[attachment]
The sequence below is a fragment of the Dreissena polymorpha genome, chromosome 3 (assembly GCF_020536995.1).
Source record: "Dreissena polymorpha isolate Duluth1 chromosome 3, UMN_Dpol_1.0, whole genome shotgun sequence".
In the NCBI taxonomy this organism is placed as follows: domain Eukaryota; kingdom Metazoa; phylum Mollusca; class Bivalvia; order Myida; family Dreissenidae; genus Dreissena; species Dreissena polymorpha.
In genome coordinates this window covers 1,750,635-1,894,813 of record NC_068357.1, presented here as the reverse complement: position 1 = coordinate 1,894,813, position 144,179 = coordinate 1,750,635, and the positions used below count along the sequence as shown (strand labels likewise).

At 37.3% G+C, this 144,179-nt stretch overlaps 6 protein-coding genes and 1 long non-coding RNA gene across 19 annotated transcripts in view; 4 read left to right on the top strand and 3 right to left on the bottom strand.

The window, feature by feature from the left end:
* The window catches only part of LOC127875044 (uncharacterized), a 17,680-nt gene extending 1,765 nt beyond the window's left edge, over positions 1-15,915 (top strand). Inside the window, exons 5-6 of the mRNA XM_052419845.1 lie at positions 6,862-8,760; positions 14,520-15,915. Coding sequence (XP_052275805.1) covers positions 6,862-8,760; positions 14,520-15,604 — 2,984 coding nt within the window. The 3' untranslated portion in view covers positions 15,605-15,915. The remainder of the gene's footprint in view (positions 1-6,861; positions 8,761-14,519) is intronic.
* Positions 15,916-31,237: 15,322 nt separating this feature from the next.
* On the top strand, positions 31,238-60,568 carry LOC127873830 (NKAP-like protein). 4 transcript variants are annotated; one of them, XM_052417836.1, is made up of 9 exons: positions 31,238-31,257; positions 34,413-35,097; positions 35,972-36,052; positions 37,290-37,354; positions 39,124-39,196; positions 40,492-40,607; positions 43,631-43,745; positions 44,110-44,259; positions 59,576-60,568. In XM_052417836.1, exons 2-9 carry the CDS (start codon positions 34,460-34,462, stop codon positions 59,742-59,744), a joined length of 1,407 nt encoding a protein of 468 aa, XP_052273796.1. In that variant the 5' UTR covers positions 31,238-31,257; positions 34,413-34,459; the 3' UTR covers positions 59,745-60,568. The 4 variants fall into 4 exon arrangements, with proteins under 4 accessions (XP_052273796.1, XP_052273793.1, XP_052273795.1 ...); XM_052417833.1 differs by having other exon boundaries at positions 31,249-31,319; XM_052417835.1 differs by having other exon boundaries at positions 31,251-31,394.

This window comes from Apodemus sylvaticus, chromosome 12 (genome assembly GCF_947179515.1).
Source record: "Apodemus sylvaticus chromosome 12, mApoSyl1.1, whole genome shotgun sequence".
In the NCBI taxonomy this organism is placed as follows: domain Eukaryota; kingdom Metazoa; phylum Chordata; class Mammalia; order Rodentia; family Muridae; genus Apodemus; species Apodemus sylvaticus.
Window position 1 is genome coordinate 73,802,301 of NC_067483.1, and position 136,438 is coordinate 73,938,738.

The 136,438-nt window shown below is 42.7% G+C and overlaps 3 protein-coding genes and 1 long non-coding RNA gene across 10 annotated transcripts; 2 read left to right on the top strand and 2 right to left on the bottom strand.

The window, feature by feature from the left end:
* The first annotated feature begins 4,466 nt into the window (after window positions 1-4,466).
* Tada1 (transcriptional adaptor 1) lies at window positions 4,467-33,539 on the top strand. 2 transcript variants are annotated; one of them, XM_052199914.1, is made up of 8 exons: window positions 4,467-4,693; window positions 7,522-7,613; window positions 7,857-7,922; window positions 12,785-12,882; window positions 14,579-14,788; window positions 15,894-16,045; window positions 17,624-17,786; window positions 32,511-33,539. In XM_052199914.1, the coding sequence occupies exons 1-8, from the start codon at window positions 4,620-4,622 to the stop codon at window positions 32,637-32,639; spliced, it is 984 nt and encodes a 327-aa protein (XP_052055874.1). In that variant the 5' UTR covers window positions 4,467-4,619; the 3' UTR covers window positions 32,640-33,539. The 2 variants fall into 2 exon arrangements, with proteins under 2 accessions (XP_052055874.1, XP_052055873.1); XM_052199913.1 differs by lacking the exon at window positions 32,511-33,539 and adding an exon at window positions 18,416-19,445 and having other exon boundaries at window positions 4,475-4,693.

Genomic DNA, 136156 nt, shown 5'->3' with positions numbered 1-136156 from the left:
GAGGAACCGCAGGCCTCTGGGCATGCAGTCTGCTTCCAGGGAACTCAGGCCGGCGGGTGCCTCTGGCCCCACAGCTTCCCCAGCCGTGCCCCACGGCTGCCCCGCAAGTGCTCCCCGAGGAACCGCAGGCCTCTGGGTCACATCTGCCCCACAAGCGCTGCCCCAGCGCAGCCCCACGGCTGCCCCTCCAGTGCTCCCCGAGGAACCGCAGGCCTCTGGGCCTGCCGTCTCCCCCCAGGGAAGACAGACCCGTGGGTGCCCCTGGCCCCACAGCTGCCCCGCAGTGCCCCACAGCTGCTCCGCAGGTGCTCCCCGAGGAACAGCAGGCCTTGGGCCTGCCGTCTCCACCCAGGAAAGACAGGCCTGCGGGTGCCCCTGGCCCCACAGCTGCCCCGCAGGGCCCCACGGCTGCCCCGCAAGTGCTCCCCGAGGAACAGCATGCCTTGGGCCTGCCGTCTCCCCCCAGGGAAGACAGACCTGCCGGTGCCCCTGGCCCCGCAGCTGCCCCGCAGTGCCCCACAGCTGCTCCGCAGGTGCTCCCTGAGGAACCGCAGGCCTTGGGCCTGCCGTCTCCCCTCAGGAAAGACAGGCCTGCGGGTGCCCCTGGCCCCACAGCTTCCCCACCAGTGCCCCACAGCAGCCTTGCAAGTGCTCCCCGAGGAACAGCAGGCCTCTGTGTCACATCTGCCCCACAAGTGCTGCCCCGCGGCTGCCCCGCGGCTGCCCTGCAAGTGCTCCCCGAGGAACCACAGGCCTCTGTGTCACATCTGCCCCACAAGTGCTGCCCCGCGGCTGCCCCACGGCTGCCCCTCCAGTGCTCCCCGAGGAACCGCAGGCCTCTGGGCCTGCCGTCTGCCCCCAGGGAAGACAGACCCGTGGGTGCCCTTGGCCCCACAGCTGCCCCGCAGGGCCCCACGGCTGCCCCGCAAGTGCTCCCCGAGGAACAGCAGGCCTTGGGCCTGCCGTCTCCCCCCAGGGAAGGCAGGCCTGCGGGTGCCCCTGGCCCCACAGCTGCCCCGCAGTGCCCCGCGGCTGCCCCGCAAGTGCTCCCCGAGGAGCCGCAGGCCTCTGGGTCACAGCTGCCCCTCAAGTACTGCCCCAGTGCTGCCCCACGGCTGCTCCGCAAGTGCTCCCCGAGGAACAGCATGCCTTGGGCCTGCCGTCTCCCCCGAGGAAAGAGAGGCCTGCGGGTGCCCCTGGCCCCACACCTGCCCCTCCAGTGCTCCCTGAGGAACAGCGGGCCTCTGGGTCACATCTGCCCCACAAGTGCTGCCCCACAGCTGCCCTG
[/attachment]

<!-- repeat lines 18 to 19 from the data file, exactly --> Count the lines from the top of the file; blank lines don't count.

Genomic DNA, 136156 nt, shown 5'->3' with positions numbered 1-136156 from the left:
GAGGAACCGCAGGCCTCTGGGCATGCAGTCTGCTTCCAGGGAACTCAGGCCGGCGGGTGCCTCTGGCCCCACAGCTTCCCCAGCCGTGCCCCACGGCTGCCCCGCAAGTGCTCCCCGAGGAACCGCAGGCCTCTGGGTCACATCTGCCCCACAAGCGCTGCCCCAGCGCAGCCCCACGGCTGCCCCTCCAGTGCTCCCCGAGGAACCGCAGGCCTCTGGGCCTGCCGTCTCCCCCCAGGGAAGACAGACCCGTGGGTGCCCCTGGCCCCACAGCTGCCCCGCAGTGCCCCACAGCTGCTCCGCAGGTGCTCCCCGAGGAACAGCAGGCCTTGGGCCTGCCGTCTCCACCCAGGAAAGACAGGCCTGCGGGTGCCCCTGGCCCCACAGCTGCCCCGCAGGGCCCCACGGCTGCCCCGCAAGTGCTCCCCGAGGAACAGCATGCCTTGGGCCTGCCGTCTCCCCCCAGGGAAGACAGACCTGCCGGTGCCCCTGGCCCCGCAGCTGCCCCGCAGTGCCCCACAGCTGCTCCGCAGGTGCTCCCTGAGGAACCGCAGGCCTTGGGCCTGCCGTCTCCCCTCAGGAAAGACAGGCCTGCGGGTGCCCCTGGCCCCACAGCTTCCCCACCAGTGCCCCACAGCAGCCTTGCAAGTGCTCCCCGAGGAACAGCAGGCCTCTGTGTCACATCTGCCCCACAAGTGCTGCCCCGCGGCTGCCCCGCGGCTGCCCTGCAAGTGCTCCCCGAGGAACCACAGGCCTCTGTGTCACATCTGCCCCACAAGTGCTGCCCCGCGGCTGCCCCACGGCTGCCCCTCCAGTGCTCCCCGAGGAACCGCAGGCCTCTGGGCCTGCCGTCTGCCCCCAGGGAAGACAGACCCGTGGGTGCCCTTGGCCCCACAGCTGCCCCGCAGGGCCCCACGGCTGCCCCGCAAGTGCTCCCCGAGGAACAGCAGGCCTTGGGCCTGCCGTCTCCCCCCAGGGAAGGCAGGCCTGCGGGTGCCCCTGGCCCCACAGCTGCCCCGCAGTGCCCCGCGGCTGCCCCGCAAGTGCTCCCCGAGGAGCCGCAGGCCTCTGGGTCACAGCTGCCCCTCAAGTACTGCCCCAGTGCTGCCCCACGGCTGCTCCGCAAGTGCTCCCCGAGGAACAGCATGCCTTGGGCCTGCCGTCTCCCCCGAGGAAAGAGAGGCCTGCGGGTGCCCCTGGCCCCACACCTGCCCCTCCAGTGCTCCCTGAGGAACAGCGGGCCTCTGGGTCACATCTGCCCCACAAGTGCTGCCCCACAGCTGCCCTG